• How staff members should notify the office if they are ill; and
  • Staff protection strategies.

If Employed by a Clinic or Hospital System, Know their Policies/Procedures.  If you are employed by a clinic or hospital system, their policies and procedures likely will have changed following COVID-19.  There may be new polices such as no visitors allowed, no accompanying guests, or restricted visitors.  If there are restrictions and as Play Therapists typically treat children/minors, you may need to make alternate arrangements such as meeting your patients at the door and accompanying them to your office.  Make sure you have a system in place and communicate this to your patient’s parent/guardian prior to the appointment. 

Implement Training for Staff.  Prior to reopening your office, it is important to meet with all staff regarding changes in policies and procedures.  Consider holding a video conference with staff prior to opening the office.  Staff may be nervous, may have questions, and may also have helpful ideas/strategies.  Some issues may include: use of PPE, new patient pre-screening/screening process, check-in process, cleaning equipment, handling and cleaning of devices, and a policy of how employees can notify the office if they are ill.

Screen Staff Each Workday.  When your staff members arrive for work each day and prior to patients arriving, consider screening them for symptoms/travel/contacts pertaining to COVID-19.  If the staff member has had exposure, follow recommendations as set forth by the CDC.[4]

Office Practices Related to Personal Protective Equipment (PPE).  Depending on your practice and current guidelines, it is important to determine if PPE may be indicated.  Your state may have requirements concerning masks in public spaces or in buildings.  As such, it is important to be aware of applicable regulations and require staff and patients to adhere to regulations prior to allowing their entry.  In addition, the Occupational Safety and Health Administration (OSHA) has issued guidance which we suggest you review and follow.[5]

Develop an Infectious Disease Preparedness and Response Plan.  Review OSHA’s items to incorporate.[6]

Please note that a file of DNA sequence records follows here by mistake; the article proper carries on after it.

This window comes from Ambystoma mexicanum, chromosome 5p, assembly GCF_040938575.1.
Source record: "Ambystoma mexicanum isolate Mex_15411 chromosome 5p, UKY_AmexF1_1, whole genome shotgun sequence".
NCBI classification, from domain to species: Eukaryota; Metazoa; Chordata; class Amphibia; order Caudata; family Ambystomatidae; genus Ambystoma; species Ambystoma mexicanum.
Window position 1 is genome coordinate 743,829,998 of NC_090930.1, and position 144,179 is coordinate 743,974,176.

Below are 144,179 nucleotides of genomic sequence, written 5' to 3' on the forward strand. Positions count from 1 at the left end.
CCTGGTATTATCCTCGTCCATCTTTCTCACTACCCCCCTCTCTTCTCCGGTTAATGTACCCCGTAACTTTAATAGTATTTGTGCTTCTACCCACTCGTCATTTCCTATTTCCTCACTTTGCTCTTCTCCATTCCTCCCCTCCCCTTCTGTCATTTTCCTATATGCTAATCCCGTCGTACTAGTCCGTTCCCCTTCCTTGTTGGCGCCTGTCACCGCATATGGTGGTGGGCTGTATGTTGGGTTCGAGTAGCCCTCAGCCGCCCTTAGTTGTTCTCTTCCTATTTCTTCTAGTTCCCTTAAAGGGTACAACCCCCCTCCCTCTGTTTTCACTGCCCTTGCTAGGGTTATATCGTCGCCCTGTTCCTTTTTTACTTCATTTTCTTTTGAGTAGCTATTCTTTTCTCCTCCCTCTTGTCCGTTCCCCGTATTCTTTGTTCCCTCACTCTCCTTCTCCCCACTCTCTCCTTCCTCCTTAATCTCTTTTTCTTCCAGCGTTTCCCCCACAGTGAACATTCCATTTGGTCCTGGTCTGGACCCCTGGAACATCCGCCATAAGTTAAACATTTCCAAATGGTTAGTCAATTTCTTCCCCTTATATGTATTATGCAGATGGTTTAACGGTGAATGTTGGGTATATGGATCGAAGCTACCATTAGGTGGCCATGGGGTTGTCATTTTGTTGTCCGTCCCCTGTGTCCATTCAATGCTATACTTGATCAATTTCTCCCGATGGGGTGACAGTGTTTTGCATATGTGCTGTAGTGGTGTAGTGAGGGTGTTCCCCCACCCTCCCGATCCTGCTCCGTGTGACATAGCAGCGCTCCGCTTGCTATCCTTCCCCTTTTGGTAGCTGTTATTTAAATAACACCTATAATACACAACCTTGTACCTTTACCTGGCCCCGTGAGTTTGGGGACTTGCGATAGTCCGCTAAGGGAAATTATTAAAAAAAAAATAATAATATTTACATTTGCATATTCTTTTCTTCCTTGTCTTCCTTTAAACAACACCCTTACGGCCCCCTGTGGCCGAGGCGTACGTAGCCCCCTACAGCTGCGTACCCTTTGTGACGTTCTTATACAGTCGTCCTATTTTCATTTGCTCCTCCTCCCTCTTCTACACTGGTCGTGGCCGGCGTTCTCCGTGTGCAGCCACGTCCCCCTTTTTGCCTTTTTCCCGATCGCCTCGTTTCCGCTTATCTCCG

Implement a Routine Cleaning Policy.  Ensure your office implements cleaning procedures to reduce the risk of spread on surfaces.  Review and follow OSHA’s “Ten Steps All Workplaces Can Take to Reduce Risk of Exposure to Coronavirus.”[7]  The U.S. Environmental Protection Agency (EPA) has a list of cleaning products effective against COVID-19.[8]  Determine how the office will be sanitized (in between patients, for example).  Ensure these procedures are followed routinely and that your staff is aware of and complies with the process.

Given that most of you use toys in treatment or your office has toys in the waiting area, ensure that you use toys that can be cleaned in between each patient.  If you have toys that cannot be cleaned, such as books, it is best to not use them at this time.  The CDC provides recommendations for cleaning and disinfecting toys, guidelines on cleaning schools (which may be applicable), and facilities.  We encourage you to review these guidelines.[9]

Ensure Your Office Knows How To Report a Potential COVID-19 Case or Exposure to Your Office.  Know how to contact relevant public officials if you suspect a patient/staff member may have COVID-19, were notified that a patient/staff member was in your office and has been diagnosed with the virus, and/or there was exposure to your office.[10]  The CDC encourages businesses to coordinate with state and federal health officials so timely and accurate information can guide appropriate responses.  The website provides links to state resources.[11]